The hole is capped by a conventional well head 1002. The well head supports the feed 1004 and return 1006 pipes, which are typically advanced into the borehole along the direction indicated by the arrow "A". A borehole outlet port 1008 is provided, through which the fluid contained in the borehole annulus 1017 (in the high density mode) is monitored and controlled if necessary. Conventional rams 1010 are provided for conventional safety purposes. A conventional drilling rig 1012 having supports 1014 and a floor 1016 supports the well head apparatus. Sliding seals 1020 in the well head cap 1022 provide control of any annulus flow or pressure.
Pressurized dual pipe (or conduit) adding chambers 1018, 1019 provide an environment for support of the dual down-hole pipes 1004, 1006 and for the simultaneous joining of new lengths of dual pipe 1024, 1025 to the dual pipe strings already in place. New dual pipe 1024, 1025 (feed and return, respectively) enters the pressurized pipe adding chamber 1018, 1019 through pressurizable pipe entry seals 1026, 1027 of the pneumatic slip seal type. The new dual pipes are supported by a detachable, primary feed input unit, such as a dual power swivel 1028. The power swivel 1028 is supported by a pulley 1030 and cable 1032. The pulley is fixed to a support 1034 that is fixed relative to the drilling rig 1012. Tension is applied to the cable 1032 in the direction of the arrow T. An armored conduit 1011 (FIGS. 10A-10D) containing instrument cables and/or optical fibers and a fuel transport passageway feeds from a reel 1013 over a sheave 1015, entering the borehole 1017 through a sliding seal 1023.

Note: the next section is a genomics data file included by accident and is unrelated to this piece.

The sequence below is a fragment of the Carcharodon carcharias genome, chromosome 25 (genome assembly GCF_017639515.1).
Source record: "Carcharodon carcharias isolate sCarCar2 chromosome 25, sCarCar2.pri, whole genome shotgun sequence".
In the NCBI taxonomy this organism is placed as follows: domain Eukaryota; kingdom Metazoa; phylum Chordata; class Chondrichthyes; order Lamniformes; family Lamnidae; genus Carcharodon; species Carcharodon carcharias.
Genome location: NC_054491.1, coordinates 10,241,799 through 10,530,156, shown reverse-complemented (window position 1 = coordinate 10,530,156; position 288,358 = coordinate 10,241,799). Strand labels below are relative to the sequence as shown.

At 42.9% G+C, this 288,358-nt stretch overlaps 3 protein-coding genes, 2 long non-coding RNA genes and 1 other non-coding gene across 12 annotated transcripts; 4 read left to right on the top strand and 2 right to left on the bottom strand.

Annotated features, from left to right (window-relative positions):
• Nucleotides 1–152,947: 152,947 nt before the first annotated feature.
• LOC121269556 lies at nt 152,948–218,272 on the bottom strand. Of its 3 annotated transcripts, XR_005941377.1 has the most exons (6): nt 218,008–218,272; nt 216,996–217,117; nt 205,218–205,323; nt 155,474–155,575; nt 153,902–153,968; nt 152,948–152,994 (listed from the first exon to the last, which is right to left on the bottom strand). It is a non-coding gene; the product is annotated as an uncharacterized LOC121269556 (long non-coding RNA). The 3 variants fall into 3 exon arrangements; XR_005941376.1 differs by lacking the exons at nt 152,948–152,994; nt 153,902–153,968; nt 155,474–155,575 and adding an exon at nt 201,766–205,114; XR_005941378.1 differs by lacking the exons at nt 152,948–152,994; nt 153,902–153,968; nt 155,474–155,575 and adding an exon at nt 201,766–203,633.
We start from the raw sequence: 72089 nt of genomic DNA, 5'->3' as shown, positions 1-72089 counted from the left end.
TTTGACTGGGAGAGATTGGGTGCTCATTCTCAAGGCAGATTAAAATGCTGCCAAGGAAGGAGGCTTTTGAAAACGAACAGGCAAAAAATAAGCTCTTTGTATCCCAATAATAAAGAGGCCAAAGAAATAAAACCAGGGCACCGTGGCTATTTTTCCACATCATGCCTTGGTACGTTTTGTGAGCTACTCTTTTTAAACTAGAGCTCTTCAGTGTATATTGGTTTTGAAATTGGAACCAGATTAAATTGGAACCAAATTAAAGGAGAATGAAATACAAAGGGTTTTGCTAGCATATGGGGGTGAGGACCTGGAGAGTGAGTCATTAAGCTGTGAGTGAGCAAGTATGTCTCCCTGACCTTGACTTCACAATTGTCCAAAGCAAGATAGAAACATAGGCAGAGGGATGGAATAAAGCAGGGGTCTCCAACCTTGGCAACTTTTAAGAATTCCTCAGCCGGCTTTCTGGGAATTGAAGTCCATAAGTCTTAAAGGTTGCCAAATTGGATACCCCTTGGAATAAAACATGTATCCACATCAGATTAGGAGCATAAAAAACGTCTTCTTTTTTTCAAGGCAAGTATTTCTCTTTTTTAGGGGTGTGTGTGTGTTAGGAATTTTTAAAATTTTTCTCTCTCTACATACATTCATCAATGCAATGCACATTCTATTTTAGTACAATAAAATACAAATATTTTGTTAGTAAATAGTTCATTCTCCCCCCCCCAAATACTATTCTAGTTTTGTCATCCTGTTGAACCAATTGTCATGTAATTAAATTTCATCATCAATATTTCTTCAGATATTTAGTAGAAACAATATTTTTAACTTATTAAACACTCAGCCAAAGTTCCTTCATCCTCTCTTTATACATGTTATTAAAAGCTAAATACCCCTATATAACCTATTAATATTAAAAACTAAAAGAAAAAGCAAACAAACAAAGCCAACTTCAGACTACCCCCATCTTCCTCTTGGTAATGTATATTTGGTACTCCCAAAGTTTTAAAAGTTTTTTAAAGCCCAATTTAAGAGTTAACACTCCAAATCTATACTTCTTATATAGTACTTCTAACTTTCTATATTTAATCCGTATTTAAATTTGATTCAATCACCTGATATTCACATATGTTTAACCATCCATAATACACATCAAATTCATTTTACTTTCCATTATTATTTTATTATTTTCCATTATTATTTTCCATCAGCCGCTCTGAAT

A feed supply unit 1036 (suitably supported to a fixed support) is connected to the feed pipe input 1038 of the power swivel 1028 through a primary hose 1040 and isolation valve 1042. The supply unit 1036 is also connected through another, alternative hose 1044 and isolation valve 1046, to the pressurized pipe adding chamber 1018 through a spallation components inlet port 1050.
The output or return flow, consisting of water, combustion products, spalls, mud, etc., passes through the return pipe 1006 up to the return flow output passage 1052 in the dual power swivel 1028. It exits from the swivel 1028 through an isolation valve 1054 to a primary return hose 1056 to the conventional product handling and recirculation apparatus 1058. The product handling apparatus 1058 is also connected through another, alternative hose 1060 through an isolation valve 1062 to the pressurized return pipe adding chamber 1019.